Arpeggios are some of the most common musical figures played at the piano. They are frequently used to give shape and movement to the harmonies in many styles of piano music. Knowing how to play scales, chords, and arpeggios is the core of a pianist’s basic technical skills.
What are Arpeggios?
“Arpa” is the Italian word for “harp,” and the word arpeggio is derived from the Italian term, “arpeggiare,” which means, “to play on a harp.” As with the harp, the piano is an instrument of many notes that are playable by individual fingers. Playing these notes in the configuration of arpeggios comes naturally to both instruments.
The simplest definition of an arpeggio is that it is a chord whose notes are played broken apart instead of together:
Arpeggios can assume different shapes and sizes, but are commonly seen rising and falling:
The most basic arpeggios happen within an octave, and can be played without any crossing. However, in many cases arpeggios extend further, sometimes reaching several octaves in size:
Many famous pieces feature arpeggios prominently in their design:
How to Play Arpeggios
To play an arpeggio at the piano, you first need to find the chord being used to generate its notes.
Let’s find a C major chord. Using your right hand, put your thumb, middle finger, and pinky on a C, E, and G on the keyboard. Remember: we refer to our fingers by number: pinkies are 5, ring fingers are 4, middle fingers are 3, index (pointer) fingers are 2, and thumbs are 1. We’ll use numbers to talk about our fingers from now on.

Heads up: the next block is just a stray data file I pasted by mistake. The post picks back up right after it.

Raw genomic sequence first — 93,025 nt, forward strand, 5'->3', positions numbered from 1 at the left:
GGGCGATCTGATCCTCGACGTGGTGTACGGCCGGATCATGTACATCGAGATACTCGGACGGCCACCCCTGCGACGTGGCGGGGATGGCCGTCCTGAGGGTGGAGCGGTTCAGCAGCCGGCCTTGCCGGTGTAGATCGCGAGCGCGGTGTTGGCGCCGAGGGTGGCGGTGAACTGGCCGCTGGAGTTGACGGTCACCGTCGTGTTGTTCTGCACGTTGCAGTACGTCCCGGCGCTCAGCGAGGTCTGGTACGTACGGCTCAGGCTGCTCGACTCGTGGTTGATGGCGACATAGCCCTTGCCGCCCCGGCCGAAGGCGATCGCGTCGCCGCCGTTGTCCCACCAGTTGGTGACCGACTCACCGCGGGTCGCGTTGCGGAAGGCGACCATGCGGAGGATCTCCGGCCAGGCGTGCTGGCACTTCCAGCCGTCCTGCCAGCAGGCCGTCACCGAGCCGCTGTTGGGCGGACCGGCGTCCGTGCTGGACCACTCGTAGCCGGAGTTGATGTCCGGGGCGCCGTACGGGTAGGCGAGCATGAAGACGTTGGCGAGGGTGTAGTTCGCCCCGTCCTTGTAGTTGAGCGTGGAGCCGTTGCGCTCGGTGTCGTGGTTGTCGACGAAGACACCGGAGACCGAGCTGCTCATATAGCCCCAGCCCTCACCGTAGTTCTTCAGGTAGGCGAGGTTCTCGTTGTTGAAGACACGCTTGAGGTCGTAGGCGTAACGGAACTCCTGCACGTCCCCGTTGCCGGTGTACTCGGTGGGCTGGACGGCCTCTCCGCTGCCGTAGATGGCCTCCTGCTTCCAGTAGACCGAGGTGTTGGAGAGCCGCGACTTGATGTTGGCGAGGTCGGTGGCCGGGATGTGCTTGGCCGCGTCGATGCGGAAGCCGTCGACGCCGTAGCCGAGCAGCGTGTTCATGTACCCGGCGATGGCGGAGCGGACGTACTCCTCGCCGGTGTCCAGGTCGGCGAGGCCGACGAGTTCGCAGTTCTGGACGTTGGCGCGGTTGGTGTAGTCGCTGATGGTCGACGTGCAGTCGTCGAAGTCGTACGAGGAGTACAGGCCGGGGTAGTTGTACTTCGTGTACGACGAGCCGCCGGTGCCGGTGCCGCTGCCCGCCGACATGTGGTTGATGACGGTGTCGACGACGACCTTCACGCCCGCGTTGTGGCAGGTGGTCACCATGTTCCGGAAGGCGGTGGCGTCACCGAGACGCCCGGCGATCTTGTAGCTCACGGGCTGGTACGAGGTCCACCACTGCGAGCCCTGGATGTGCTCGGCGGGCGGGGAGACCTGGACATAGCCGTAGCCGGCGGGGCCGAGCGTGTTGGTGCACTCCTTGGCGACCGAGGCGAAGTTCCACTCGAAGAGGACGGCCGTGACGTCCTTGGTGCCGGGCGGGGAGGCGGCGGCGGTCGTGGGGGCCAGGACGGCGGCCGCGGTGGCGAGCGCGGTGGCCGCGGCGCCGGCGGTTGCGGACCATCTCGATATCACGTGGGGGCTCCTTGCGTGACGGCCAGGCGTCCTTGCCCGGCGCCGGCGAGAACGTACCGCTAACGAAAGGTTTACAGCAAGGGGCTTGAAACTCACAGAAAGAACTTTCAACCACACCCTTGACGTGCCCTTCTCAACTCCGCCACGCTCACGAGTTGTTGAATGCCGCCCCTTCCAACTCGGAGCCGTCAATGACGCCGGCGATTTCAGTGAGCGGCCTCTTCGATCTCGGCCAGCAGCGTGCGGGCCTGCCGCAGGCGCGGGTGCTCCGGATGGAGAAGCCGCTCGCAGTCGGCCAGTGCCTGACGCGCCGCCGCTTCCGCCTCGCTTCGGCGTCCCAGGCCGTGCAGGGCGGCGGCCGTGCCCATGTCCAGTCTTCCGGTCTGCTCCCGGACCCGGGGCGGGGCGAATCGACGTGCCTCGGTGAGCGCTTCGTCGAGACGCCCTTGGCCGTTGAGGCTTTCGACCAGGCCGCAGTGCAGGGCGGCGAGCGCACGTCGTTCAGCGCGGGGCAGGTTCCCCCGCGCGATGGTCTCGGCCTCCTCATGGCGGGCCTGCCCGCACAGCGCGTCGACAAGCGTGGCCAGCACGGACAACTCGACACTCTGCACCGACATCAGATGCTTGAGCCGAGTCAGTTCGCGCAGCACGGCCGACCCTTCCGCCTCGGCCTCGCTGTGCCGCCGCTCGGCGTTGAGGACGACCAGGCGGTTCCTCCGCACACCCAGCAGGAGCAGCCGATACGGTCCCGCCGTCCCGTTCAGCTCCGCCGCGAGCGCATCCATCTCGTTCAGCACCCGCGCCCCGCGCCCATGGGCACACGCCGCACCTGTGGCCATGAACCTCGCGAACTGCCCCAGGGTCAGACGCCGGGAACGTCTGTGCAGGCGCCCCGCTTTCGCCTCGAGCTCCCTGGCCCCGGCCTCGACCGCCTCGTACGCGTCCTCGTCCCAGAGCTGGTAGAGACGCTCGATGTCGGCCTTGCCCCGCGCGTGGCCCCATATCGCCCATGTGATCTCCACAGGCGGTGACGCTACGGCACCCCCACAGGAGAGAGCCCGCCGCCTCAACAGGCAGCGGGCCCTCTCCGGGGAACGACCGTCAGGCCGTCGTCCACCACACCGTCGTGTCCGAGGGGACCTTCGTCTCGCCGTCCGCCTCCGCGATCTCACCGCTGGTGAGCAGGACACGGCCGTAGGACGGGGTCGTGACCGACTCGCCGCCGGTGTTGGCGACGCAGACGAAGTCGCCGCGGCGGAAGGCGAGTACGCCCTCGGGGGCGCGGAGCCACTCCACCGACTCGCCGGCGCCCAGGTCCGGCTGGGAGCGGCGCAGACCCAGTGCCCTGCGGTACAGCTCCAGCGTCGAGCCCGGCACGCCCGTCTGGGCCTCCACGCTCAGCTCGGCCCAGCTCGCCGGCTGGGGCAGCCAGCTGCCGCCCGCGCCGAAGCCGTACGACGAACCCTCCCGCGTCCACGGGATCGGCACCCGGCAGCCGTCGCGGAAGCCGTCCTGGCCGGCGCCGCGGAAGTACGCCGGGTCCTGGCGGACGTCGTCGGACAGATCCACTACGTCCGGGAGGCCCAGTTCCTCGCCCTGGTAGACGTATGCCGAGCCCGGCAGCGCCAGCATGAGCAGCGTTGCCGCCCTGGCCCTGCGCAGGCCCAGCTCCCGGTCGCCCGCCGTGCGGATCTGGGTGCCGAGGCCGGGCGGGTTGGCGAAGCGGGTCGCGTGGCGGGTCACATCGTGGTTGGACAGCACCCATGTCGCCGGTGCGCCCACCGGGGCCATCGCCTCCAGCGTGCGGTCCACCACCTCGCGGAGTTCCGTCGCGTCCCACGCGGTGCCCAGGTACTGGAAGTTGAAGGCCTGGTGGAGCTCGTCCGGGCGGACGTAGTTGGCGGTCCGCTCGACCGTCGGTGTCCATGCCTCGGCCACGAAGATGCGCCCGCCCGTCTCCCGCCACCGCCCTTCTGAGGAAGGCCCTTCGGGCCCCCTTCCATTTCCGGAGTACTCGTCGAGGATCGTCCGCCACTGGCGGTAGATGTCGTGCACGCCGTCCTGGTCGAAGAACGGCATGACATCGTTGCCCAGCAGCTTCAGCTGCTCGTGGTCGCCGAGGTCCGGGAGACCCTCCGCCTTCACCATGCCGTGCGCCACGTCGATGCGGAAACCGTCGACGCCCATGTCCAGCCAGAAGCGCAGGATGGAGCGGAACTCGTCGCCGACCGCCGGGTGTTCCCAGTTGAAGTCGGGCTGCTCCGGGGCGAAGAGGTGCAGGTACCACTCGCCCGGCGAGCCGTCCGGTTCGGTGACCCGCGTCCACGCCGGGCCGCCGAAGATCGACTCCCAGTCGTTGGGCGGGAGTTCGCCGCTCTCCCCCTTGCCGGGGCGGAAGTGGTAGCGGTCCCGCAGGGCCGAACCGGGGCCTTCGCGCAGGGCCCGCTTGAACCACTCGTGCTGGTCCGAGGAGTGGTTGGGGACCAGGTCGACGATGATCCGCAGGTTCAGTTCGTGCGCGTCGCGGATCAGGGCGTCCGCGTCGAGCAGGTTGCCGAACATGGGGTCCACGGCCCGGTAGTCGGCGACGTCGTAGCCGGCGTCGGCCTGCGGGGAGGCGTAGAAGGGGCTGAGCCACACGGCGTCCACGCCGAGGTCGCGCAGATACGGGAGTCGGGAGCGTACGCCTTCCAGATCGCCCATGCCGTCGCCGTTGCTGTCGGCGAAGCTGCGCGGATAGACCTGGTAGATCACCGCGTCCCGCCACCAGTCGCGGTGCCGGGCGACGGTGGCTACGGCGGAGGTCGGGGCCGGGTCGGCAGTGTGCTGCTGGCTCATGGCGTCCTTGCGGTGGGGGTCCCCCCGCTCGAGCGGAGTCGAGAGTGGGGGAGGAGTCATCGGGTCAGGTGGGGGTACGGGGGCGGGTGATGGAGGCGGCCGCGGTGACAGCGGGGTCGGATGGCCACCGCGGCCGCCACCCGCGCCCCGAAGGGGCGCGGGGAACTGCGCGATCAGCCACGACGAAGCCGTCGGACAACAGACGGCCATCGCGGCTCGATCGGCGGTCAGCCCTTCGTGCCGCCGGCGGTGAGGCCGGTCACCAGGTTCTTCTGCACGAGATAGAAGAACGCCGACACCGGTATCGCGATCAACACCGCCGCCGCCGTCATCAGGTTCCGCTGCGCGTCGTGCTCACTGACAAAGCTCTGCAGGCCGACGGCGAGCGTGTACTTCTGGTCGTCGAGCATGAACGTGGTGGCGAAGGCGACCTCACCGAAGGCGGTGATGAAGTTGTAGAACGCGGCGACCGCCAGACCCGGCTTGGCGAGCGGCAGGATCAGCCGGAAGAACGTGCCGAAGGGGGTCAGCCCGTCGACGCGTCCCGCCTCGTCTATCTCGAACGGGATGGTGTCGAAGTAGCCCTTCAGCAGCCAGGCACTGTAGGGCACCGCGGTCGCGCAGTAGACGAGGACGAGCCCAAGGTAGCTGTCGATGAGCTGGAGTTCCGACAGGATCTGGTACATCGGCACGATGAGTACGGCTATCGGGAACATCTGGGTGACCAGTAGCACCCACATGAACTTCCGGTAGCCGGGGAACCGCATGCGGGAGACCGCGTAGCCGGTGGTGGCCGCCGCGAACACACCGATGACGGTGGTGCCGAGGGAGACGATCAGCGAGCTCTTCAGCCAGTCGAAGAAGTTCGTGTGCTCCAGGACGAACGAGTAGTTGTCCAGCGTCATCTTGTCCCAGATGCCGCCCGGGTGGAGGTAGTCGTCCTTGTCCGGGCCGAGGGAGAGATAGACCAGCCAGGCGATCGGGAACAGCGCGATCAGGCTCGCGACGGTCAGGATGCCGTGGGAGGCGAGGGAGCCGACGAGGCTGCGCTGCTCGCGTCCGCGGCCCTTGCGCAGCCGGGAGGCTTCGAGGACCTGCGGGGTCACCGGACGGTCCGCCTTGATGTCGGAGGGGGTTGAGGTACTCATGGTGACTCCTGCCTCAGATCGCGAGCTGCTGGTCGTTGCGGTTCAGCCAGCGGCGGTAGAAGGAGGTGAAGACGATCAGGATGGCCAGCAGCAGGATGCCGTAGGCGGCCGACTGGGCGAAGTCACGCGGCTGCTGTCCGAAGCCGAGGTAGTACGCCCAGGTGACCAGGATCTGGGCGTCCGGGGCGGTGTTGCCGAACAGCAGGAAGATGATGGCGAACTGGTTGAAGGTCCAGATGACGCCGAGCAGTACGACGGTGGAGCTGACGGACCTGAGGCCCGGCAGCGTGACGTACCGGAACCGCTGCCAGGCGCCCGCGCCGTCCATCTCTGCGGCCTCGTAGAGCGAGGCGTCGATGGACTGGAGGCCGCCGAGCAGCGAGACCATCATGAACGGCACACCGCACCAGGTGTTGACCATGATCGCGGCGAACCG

Find the chord and play it with 1, 3, and 5:
To play the simplest arpeggio, all your need to do is play one note at a time, starting from C, going up to G, and back again:
Try to keep a steady, even pace as you play. Remember to try all of the arpeggios in your left hand as well (do we need left-hand fingerings?).
Single octave arpeggios are often played with the top note of the octave in addition to the chord. To do this, switch your fingering to 1, 2, and 3 on the notes of the C major chord, and put your pinky (5) on the next C up:
Once again, all you need to do now is to play from the bottom C to the top C, and back again:
In the left hand, the finger numbers are 5, 3, 2, and 1 for this arpeggio.
The final arpeggio we’ll look at is a basic crossing arpeggio, covering two octaves.
To play this arpeggio, you’ll need to play the first C major chord with 1, 2, and 3 (as in the chord above), and then cross your thumb under to reach up to the C octave. You can then play the next C major chord + octave top note just like you did above. To come down, you cross your third finger over your thumb on the center C to the G below.
Here is a short video of Liberty Park Music piano instructor West Troiano demonstrating the two-octave arpeggio with the right and left hands by themselves, and then together:
For more on how to play crossing arpeggios, check out this lesson from Liberty Park Music’s Piano Techniques course!
Thanks for checking out this article from Liberty Park Music! If you liked what you saw here, you can find more in our blog at libertyparkmusic.com. We also have a YouTube page! And if you're really ready to take your music training to the next level you can subscribe to our site and gain access to a full spectrum of piano, guitar, drum, and music theory lessons.
Sign up for our free newsletter
Useful articles for musicians
About the Author: West Troiano
West has over 10 years of teaching experience in settings that vary from private studios to college classrooms. In addition to teaching through traditional forms of piano pedagogy, West frequently produces music and teaching materials that cater to the needs of his students. Check out West's course on Piano Etudes for both beginners and intermediate pianists.